And you know what? I don't feel those feelings anymore. The same day that we found out we'd be having a second son, we picked out a name out of the blue for that little one. Virgil Emerson became a named individual, one who had just begun to interact with me daily with little fluttery kicks and bumps. Now, 13 weeks later, he is a baby who probably weighs well over 4 pounds, whose hiccups I can feel reverberating through my hip bones, whose movements aren't felt only as sharp jabs but also slow deliberate rolls within the depths of my belly. I feel deep love for him and love for him as his own, unique self. His kicks feel different from the kicks his big brother administered last year. He feels like a different baby, because that's what he is. He hasn't superseded Wendell, he's got his own place in our family as his own person.

I'm grateful to have had that hard time of working through emotions I wished I didn't have. I know it won't be the last time on this journey with Virgil. As desired as he is, as much as he is loved and we are so excited for him to be out in the world with us, I know his arrival will also mean the arrival of sleepless nights, endless dirty diapers, and all the tough emotions that can accompany physical exhaustion. All of that is ok. All of that is normal. A joyful event can come alongside many other harder feelings. I can accept and be at peace with the joy in tandem with the struggle.

Friday, August 7, 2015

Being at peace with fear

I've come to a place of accepting fear as part of this journey. I used to judge myself harshly for feeling fear. I felt that if I was fearful, it meant I didn't have enough faith. Fear felt like a massive failure - which meant that on top of the fear, I was adding even more fear (of being a failure) plus a heaping serving of shame and inadequacy. Not a helpful pile of feelings to try to dig out of.

This past year I've learned a lot about accepting my feelings for what they are without trying to change them. That first meant accepting my grief last October. Allowing myself to feel everything that came with losing a baby. Sadness, jealousy, hopelessness, fear, anger. Then this pregnancy with Virgil has been an experience in all the emotions, some pleasant and some much less so.

Guided meditation around acceptance of where I am has been so helpful. I've found myself giving myself more space to feel. Permission to acknowledge when I'm feeling things that seem ugly and are hard to look at. Grace to see those feelings and not judge myself for having them.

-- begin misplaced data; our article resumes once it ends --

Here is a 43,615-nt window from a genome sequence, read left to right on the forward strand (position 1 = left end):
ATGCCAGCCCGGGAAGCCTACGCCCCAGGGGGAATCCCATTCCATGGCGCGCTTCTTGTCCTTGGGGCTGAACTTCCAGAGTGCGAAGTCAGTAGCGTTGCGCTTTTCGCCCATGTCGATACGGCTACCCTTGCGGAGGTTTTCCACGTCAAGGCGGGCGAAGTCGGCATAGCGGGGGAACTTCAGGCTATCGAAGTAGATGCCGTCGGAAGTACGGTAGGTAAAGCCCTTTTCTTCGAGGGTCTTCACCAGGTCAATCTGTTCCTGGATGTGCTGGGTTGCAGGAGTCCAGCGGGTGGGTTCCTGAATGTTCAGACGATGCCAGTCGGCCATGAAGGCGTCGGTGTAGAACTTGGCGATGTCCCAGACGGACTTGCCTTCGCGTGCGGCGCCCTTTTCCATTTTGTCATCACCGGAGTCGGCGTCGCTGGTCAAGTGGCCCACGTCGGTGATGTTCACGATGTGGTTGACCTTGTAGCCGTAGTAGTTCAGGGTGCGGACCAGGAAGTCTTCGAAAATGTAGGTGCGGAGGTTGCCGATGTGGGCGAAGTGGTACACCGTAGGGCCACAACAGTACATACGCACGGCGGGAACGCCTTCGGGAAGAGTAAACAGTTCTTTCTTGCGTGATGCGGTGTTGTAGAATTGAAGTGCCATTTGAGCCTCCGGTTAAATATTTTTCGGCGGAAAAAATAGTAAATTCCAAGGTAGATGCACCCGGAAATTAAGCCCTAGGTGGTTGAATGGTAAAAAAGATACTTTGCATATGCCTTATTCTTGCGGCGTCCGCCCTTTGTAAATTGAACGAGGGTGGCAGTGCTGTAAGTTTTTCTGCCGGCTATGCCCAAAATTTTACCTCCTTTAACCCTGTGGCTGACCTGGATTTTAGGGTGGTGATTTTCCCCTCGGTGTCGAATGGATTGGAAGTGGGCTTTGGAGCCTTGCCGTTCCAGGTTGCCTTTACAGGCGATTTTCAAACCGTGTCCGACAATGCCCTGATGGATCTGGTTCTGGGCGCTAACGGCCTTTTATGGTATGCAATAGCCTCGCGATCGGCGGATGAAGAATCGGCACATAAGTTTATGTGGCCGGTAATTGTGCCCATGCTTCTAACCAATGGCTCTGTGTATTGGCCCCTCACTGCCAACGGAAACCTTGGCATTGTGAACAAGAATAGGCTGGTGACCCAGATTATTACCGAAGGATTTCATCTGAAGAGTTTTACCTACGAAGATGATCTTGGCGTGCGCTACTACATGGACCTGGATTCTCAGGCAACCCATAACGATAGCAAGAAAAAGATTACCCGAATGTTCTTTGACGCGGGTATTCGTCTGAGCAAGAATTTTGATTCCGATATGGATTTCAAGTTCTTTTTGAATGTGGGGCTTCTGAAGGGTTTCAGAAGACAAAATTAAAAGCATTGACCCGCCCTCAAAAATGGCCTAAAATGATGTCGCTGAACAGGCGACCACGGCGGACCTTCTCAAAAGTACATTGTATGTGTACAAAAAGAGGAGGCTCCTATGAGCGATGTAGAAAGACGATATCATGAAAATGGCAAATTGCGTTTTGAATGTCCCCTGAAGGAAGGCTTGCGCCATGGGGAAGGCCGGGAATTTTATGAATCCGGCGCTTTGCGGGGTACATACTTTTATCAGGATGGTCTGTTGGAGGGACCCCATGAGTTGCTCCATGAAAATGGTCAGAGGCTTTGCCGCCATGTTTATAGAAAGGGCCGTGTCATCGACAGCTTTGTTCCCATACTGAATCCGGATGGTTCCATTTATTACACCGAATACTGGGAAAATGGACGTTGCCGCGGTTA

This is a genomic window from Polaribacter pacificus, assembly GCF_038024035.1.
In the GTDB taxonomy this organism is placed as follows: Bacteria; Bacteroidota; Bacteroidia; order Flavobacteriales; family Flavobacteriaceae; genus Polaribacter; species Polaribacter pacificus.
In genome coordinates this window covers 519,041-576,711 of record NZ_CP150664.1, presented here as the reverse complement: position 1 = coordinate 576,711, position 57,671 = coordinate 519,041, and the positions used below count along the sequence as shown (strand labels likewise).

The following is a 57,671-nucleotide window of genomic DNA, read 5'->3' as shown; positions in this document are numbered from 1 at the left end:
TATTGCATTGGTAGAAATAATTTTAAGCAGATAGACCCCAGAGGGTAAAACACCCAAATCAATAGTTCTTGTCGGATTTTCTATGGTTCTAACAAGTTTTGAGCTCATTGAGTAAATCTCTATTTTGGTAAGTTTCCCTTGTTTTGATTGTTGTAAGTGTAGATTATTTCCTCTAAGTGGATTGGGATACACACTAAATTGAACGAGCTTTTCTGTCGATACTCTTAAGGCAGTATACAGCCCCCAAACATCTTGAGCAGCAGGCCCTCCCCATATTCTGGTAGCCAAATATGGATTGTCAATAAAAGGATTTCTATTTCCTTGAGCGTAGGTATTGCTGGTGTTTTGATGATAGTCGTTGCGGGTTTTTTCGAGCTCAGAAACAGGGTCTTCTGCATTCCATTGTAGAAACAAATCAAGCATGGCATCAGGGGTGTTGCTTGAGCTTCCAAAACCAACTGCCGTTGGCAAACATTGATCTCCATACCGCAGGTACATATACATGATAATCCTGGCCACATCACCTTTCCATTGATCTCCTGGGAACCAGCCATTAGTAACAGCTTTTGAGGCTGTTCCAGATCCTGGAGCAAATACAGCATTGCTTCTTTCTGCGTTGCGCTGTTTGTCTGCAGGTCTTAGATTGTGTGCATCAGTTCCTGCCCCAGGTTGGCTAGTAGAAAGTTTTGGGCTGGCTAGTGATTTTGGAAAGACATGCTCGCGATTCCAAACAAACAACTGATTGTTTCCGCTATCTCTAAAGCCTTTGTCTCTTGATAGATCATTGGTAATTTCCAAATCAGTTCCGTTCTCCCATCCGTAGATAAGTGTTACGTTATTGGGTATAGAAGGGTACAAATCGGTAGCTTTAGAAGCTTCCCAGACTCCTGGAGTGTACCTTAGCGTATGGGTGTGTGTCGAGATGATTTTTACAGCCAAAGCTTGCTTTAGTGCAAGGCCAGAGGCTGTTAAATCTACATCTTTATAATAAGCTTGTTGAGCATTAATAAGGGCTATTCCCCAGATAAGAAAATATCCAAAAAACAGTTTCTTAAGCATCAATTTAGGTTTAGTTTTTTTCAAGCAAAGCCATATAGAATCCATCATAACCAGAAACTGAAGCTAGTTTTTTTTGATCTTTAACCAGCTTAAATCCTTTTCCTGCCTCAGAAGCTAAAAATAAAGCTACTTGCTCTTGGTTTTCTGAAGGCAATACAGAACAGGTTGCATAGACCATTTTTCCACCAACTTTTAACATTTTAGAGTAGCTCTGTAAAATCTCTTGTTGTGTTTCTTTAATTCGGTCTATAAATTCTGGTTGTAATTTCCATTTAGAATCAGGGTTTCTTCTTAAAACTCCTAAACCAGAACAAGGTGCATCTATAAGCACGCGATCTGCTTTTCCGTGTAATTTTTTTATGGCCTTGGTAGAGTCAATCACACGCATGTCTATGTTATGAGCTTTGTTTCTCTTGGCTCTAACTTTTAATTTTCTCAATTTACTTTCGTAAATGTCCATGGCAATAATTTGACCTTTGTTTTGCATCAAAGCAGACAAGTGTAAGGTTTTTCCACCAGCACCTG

I think having acceptance of all my emotions is going to be important when Virgil makes his big debut in about two months (or maybe less!). Yes, of course when he arrives I'll feel joy and gratitude and flat-out in love with him, this baby we've loved and waited for for so long. But having a newborn is still hard! And just because this particular newborn is so long-awaited and loved doesn't mean that there won't be sleep deprivation and a host of difficult emotions that naturally come along with such a huge life transition. Letting myself know ahead of time that it's ok to feel those things, that I'm not a bad mother if I feel anger, sadness, and exhaustion, helps me feel more realistically prepared to enjoy welcoming Virgil into our family.

I do feel gratitude because - at least for this moment in time - I've been feeling less fear and more excitement about getting to meet Virgil soon. Days when the fear is overshadowed by the anticipation are days to be thankful for, and I am.

I'm at 31.5 weeks today, and in two and a half more weeks I'll be the most pregnant that I've ever been, since Maggie was born at the end of 33 weeks. Virgil's due date is in 58 days, which means in 44 days he'll be considered full-term and can come out whenever he pleases. It's wild and wonderful to realize we may have a baby at home in not much longer than a month!

Tuesday, June 23, 2015

25 Weeks and Counting

My body is preparing for Virgil's arrival, getting ready to nourish him when he enters the outside world. I've already begun leaking milk for the baby who continues to grow and kick in my belly, which swells fuller by the day. I feel gratitude in this fullness but also fear. With each day that I feel Virgil's tangible presence I fall more in love with him, as my desire to meet him burgeons along with my belly. With that great love comes the great fear. What would I do if I lost my second son to death? How could I survive burying a second baby? How would I live? 

Time is drawing close to the gestational mile marker when Wendell died, a little over nine short (and long) months ago. It is hard to approach this mark. I fear that whatever silent hand took Wendell away will also steal Virgil away, secretly and without my knowledge. Yes, we have specialist doctors who are checking up on Virgil every other week and on the ultrasound machine we are able to watch his amazing flexibility as he stretches his leg out straight until his toes are practically touching his forehead. We can see his heart, all four chambers intact and working hard, pumping blood out to his body, his bones measuring what they should, his organs all intact and the size they need to be. So we have that reassurance twice a month but what if something happens in between ultrasounds? Or in spite of the fact that there is nothing obviously wrong? There were no warning signs to alert us that Wendell struggled, only his stillness to alert me that anything was not as it should be. And of course by that time it was far too late for anything to be done.